Monday, October 18, 2021

Student creates GroupMe chat to increase student involvement

With student involvement down, Plattsburgh Association of Black Journalists Social Media Coordinator Travis Peterson used GroupMe as a means of bringing Plattsburgh State students together.

GroupMe is a social media app where users create group chats with an unlimited number of members. Peterson created chat on Feb. 23 after Black Onyx had a low participation turnout for its pageant. He also said other clubs like PABJ were forced to cancel scheduled events for that day as well because of a low headcount.

“The groupchat is like a reminder for people to come to these meetings on these days,” Peterson said.

The chat is named “Word on the street” and currently has 259 Plattsburgh State members. Peterson got this idea from a PSUC student who was formerly enrolled at another college in Albany saying his campus had a similar group chat with about 5,000 members.

The chat has seen a lot of activity in the past two weeks. PSUC students have used it to coordinate party plans, locate fellow students who know how to braid hair and to chat with strangers on campus. Peterson’s main objective was to use the chat so clubs and organizations could remind students of meetings but is not opposed to other purposes. He believes the gap between PSUC students can be bridged through this idea.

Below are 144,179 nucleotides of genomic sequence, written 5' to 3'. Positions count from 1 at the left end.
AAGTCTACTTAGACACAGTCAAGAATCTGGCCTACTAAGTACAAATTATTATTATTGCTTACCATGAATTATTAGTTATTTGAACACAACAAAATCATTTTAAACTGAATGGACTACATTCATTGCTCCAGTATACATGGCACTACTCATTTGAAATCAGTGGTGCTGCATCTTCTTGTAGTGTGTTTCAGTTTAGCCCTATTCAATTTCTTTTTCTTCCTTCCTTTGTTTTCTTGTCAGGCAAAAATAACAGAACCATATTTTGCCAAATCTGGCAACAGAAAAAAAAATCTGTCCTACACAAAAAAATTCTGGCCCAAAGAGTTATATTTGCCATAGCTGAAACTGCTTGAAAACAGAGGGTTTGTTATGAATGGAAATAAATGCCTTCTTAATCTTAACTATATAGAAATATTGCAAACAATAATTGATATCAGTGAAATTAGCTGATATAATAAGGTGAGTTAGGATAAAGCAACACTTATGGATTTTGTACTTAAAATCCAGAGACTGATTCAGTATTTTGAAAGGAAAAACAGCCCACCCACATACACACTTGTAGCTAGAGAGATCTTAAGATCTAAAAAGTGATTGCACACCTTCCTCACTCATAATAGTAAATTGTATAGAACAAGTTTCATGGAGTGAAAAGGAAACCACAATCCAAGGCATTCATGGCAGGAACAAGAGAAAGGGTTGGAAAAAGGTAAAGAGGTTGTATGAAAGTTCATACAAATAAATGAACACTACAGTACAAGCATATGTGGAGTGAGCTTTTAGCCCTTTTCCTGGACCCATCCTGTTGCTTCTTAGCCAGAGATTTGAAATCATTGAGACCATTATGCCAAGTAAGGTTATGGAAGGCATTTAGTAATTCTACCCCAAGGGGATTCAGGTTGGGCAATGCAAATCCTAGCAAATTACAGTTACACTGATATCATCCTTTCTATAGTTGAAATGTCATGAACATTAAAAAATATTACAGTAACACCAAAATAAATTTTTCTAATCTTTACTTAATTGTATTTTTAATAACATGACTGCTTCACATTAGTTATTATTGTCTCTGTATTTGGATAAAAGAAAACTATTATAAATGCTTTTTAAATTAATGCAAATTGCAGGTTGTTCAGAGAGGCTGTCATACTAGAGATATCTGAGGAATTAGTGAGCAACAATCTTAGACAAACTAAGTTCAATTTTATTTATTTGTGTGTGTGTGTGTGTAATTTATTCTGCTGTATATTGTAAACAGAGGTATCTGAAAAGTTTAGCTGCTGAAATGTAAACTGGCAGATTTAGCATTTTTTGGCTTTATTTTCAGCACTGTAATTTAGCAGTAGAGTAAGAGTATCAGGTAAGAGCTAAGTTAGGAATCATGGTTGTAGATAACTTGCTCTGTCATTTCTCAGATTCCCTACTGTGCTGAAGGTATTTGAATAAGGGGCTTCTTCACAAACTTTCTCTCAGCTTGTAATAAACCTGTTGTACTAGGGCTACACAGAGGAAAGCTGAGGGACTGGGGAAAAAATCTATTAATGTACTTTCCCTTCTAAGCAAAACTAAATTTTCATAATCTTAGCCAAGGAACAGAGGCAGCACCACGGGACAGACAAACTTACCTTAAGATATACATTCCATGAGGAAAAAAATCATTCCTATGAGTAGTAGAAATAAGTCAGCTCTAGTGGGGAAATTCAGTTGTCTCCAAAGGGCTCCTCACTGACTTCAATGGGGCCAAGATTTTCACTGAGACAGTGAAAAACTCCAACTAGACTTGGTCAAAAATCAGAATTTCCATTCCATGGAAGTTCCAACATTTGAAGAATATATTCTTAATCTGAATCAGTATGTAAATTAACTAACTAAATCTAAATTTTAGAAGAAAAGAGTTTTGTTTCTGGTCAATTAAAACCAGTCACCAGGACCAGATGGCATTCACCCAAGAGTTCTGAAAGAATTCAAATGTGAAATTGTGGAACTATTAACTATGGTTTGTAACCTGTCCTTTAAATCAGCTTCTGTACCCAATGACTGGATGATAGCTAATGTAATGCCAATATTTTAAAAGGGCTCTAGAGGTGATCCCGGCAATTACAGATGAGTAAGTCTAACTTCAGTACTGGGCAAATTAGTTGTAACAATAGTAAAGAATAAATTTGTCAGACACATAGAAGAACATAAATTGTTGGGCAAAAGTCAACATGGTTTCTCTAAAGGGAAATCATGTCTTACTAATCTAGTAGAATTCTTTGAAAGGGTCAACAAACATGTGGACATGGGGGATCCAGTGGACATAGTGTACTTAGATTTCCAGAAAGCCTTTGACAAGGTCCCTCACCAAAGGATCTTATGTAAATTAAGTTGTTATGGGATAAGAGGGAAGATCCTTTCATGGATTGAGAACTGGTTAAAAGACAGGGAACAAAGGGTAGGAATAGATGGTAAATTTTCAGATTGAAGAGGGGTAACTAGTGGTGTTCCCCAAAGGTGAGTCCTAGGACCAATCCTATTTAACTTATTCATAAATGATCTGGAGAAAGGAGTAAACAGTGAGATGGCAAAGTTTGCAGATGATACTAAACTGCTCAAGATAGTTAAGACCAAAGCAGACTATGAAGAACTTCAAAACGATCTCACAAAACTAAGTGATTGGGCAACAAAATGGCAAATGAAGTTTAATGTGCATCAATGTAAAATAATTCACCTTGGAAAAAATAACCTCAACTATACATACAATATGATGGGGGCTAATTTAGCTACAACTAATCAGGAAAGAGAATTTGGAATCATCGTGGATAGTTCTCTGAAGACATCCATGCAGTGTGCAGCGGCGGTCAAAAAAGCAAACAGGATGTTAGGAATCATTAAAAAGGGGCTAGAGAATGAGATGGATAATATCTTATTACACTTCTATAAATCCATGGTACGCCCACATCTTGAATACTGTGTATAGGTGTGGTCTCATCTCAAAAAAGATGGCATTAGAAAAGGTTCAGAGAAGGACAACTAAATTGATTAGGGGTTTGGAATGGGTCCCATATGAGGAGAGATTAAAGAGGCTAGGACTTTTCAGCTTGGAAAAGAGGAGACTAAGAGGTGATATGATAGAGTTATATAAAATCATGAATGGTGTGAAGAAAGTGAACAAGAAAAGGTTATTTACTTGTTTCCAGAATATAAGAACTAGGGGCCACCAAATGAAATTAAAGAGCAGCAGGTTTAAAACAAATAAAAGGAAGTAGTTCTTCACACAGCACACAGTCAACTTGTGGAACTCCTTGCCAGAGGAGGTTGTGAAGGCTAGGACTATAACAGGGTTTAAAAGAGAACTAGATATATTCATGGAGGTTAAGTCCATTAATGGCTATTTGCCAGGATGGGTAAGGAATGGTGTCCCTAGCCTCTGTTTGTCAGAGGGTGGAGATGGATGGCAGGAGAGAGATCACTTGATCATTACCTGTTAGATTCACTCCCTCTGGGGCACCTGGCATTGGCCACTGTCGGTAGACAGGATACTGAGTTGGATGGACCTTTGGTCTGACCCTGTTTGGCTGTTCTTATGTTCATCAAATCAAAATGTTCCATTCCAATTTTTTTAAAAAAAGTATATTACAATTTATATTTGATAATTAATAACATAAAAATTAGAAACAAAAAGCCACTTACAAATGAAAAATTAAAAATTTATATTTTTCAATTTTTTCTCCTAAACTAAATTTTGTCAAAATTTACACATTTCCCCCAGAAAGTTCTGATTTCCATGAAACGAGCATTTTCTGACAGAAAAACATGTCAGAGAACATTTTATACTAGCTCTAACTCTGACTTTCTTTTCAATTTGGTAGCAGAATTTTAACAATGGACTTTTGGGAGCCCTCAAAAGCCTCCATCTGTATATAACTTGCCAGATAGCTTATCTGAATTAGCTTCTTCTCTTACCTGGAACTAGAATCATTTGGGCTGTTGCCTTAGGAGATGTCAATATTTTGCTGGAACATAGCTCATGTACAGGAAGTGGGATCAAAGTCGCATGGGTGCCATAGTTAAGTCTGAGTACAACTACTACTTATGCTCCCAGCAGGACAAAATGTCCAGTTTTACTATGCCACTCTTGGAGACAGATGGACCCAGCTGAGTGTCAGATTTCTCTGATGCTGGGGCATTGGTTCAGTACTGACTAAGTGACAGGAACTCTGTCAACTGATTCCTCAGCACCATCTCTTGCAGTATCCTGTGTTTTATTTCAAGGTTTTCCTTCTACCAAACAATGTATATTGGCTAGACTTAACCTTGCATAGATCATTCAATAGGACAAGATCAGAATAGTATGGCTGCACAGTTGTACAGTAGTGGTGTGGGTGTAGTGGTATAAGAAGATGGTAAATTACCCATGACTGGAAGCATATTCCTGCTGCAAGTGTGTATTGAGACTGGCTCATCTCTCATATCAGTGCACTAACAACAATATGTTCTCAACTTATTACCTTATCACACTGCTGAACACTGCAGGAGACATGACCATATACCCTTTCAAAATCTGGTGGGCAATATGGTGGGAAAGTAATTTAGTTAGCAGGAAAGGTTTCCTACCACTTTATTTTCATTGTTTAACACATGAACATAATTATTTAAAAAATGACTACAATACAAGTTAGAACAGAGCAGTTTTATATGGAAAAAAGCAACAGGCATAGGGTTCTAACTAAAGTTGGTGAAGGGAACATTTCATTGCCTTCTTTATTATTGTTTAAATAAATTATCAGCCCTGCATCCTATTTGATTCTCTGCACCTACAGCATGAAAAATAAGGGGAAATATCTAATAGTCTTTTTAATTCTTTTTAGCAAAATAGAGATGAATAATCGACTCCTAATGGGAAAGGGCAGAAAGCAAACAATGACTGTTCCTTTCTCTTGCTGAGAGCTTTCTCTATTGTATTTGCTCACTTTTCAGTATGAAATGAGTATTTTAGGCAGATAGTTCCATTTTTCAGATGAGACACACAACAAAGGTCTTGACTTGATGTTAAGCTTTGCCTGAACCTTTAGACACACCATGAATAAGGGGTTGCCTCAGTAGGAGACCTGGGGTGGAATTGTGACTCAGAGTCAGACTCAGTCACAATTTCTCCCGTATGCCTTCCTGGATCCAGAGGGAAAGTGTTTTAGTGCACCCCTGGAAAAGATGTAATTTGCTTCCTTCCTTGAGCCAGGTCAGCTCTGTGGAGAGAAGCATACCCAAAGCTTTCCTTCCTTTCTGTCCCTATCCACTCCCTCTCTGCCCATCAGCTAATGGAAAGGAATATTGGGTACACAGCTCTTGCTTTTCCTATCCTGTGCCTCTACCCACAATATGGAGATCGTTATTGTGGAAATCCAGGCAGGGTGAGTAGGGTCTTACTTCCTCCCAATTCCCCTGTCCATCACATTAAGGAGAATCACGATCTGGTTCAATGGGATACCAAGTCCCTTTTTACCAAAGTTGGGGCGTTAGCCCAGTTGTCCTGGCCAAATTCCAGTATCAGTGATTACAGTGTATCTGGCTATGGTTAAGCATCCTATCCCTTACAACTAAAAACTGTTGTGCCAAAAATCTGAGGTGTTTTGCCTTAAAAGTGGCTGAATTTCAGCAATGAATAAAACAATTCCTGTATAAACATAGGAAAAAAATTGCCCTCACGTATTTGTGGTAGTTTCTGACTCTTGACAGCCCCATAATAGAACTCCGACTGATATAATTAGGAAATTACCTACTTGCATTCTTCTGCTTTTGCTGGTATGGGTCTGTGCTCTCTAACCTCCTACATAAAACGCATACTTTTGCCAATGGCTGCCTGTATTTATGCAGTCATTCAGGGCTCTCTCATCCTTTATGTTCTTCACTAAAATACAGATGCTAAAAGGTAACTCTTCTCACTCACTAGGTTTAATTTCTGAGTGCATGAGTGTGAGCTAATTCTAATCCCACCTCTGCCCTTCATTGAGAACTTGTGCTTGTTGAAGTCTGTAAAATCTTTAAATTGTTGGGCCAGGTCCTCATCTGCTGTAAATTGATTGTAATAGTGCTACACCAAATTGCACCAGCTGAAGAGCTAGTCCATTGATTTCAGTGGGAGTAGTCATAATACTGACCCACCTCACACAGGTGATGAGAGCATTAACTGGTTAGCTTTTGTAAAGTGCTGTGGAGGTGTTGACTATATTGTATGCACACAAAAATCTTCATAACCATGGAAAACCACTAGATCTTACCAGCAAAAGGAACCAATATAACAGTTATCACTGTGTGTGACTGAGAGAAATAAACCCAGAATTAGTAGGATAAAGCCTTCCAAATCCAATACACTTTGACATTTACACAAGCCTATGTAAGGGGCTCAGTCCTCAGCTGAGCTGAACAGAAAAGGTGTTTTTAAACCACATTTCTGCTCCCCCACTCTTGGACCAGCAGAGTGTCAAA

“Some people don’t know [anybody] on campus. Especially freshmen,” Peterson said. “If we put freshmen into the chat now they know what’s going on.”

PSUC students already in the chat are enjoying the conversation.

“It’s positive vibes only [in the chat],” freshman Kendra Frith said. 

To minimize abuse in the chat, Peterson has informed members of the rules that must be followed while talking in the chat.

“If you don’t like someone, don’t bring it into the chat,” Peterson said. “If someone says something problematic, I will deal with it in person.”

 Assistant Director of the Center for Student Involvement Jacob Avery has a different view of student involvement in PSUC and disagrees with Peterson’s statement of it decreasing.

“What we view as involvement needs to expand,” Avery said. “When students think about involvement, they think of Greek life and big events. That is not the case of what involvement is now.”

Avery said he thinks student involvement within PSUC has stayed the same since he has been here. Instead of a large group of students focusing on one major issue, PSUC contains a variety of groups who focus on several different issues. Avery thinks a campus-wide group chat will be fun and thriving at first but will slow down in terms of activity because everyone gets tired of a group chat eventually.

Peterson’s goal is to have the chat around for the duration of his time as a PSUC student and beyond.

“[I want the chat] to go as far as it can,” Peterson said. “ If we don’t establish[ a relationship with the freshman] there are not going to be anymore clubs.


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